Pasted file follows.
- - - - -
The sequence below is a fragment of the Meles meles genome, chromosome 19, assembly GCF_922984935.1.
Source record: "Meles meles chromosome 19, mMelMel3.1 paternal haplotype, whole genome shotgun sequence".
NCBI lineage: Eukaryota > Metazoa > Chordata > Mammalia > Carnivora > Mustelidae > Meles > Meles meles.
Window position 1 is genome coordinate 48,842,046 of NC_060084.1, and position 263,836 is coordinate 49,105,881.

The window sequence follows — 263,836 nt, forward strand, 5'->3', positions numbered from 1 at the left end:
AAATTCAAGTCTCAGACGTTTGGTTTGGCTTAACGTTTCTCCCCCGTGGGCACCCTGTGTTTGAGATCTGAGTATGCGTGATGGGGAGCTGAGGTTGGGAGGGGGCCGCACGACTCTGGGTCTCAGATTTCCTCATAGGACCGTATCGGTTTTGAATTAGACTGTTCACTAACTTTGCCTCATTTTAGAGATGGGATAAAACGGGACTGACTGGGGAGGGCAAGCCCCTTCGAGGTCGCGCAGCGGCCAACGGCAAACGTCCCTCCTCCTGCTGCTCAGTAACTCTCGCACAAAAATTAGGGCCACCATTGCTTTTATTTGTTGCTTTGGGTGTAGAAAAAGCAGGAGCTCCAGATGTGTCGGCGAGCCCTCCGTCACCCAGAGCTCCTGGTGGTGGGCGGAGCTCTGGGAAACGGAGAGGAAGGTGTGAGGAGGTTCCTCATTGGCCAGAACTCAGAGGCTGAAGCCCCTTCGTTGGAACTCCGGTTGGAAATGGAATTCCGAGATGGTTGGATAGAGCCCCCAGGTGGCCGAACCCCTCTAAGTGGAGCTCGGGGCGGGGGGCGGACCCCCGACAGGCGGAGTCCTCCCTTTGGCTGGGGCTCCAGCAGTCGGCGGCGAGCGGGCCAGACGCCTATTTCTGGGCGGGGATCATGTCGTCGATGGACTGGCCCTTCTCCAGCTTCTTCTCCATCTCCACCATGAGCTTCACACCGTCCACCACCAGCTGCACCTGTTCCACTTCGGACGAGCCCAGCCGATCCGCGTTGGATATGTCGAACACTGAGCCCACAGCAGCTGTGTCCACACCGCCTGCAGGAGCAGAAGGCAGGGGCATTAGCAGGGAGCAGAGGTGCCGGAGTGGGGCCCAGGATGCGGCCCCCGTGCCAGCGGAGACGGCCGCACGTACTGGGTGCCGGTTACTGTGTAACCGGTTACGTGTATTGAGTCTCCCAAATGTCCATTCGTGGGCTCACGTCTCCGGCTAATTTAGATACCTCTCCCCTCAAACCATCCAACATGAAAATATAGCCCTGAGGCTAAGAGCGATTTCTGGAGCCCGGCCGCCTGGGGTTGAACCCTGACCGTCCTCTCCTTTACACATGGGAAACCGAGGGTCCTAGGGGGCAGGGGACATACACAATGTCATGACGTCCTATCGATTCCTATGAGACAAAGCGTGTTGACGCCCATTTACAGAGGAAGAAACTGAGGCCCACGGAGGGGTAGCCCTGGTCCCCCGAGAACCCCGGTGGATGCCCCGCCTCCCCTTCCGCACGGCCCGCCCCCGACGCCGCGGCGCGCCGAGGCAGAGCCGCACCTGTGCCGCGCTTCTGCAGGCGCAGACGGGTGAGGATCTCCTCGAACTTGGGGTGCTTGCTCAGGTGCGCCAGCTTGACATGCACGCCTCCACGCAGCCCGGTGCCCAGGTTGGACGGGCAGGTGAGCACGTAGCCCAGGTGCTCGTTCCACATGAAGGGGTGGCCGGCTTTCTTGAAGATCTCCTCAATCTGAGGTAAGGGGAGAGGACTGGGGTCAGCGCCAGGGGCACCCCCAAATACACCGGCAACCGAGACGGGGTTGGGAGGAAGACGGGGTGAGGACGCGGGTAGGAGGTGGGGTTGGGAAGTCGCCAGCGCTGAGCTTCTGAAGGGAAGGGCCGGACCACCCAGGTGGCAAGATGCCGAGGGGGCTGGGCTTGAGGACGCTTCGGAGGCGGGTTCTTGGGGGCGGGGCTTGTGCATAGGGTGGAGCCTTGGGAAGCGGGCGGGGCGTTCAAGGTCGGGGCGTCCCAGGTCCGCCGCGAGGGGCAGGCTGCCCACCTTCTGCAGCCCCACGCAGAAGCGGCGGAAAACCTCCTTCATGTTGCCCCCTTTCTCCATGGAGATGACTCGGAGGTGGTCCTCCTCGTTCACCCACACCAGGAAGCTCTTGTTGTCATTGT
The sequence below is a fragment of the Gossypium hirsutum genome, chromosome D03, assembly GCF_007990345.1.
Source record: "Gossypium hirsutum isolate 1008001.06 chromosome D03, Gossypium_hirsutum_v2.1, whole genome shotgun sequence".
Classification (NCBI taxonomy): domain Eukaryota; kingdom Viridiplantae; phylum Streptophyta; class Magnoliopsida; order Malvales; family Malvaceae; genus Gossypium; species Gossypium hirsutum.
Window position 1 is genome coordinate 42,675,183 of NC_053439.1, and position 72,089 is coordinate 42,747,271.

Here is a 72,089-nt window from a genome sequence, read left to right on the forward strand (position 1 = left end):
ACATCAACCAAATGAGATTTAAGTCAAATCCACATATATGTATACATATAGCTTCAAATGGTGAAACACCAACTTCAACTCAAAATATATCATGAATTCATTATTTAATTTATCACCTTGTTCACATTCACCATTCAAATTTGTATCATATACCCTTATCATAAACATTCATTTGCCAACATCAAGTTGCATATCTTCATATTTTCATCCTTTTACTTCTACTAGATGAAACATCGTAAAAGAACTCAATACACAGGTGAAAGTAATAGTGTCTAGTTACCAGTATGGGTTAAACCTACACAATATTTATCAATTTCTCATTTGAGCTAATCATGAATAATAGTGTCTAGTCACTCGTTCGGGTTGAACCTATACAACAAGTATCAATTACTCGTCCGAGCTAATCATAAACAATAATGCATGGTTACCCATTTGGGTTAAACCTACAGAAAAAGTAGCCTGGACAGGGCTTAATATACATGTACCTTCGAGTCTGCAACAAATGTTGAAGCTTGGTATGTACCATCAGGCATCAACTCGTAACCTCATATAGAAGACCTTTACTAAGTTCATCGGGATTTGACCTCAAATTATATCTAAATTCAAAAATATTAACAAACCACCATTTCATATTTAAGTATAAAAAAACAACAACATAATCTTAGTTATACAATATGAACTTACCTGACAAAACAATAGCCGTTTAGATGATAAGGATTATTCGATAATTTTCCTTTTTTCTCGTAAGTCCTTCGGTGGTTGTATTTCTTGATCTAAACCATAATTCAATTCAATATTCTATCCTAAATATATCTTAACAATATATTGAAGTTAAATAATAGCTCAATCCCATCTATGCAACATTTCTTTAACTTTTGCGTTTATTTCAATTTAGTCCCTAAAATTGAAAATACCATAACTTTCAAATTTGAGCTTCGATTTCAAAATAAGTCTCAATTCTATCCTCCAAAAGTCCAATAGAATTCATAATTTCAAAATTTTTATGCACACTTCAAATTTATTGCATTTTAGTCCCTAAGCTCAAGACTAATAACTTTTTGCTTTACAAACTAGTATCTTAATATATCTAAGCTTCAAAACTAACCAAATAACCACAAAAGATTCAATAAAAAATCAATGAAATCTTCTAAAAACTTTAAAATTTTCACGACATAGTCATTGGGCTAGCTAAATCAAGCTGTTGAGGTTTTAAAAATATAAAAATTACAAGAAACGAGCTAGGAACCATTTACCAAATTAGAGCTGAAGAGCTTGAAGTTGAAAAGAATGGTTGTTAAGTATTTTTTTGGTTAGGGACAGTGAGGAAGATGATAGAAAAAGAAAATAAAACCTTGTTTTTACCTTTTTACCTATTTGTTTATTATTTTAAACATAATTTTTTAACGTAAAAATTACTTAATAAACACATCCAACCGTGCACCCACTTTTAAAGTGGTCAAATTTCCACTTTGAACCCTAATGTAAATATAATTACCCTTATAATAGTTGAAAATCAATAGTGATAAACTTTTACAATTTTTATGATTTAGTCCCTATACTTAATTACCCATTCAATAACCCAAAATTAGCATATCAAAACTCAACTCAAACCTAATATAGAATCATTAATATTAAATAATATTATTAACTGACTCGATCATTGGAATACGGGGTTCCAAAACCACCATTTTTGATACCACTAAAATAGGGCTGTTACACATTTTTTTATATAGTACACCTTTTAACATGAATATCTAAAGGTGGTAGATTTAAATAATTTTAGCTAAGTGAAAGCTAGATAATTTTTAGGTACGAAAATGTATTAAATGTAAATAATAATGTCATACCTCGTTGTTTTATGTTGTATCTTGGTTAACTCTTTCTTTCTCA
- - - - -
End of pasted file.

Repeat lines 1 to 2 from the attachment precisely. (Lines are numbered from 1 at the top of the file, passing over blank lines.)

The sequence below is a fragment of the Meles meles genome, chromosome 19, assembly GCF_922984935.1.
Source record: "Meles meles chromosome 19, mMelMel3.1 paternal haplotype, whole genome shotgun sequence".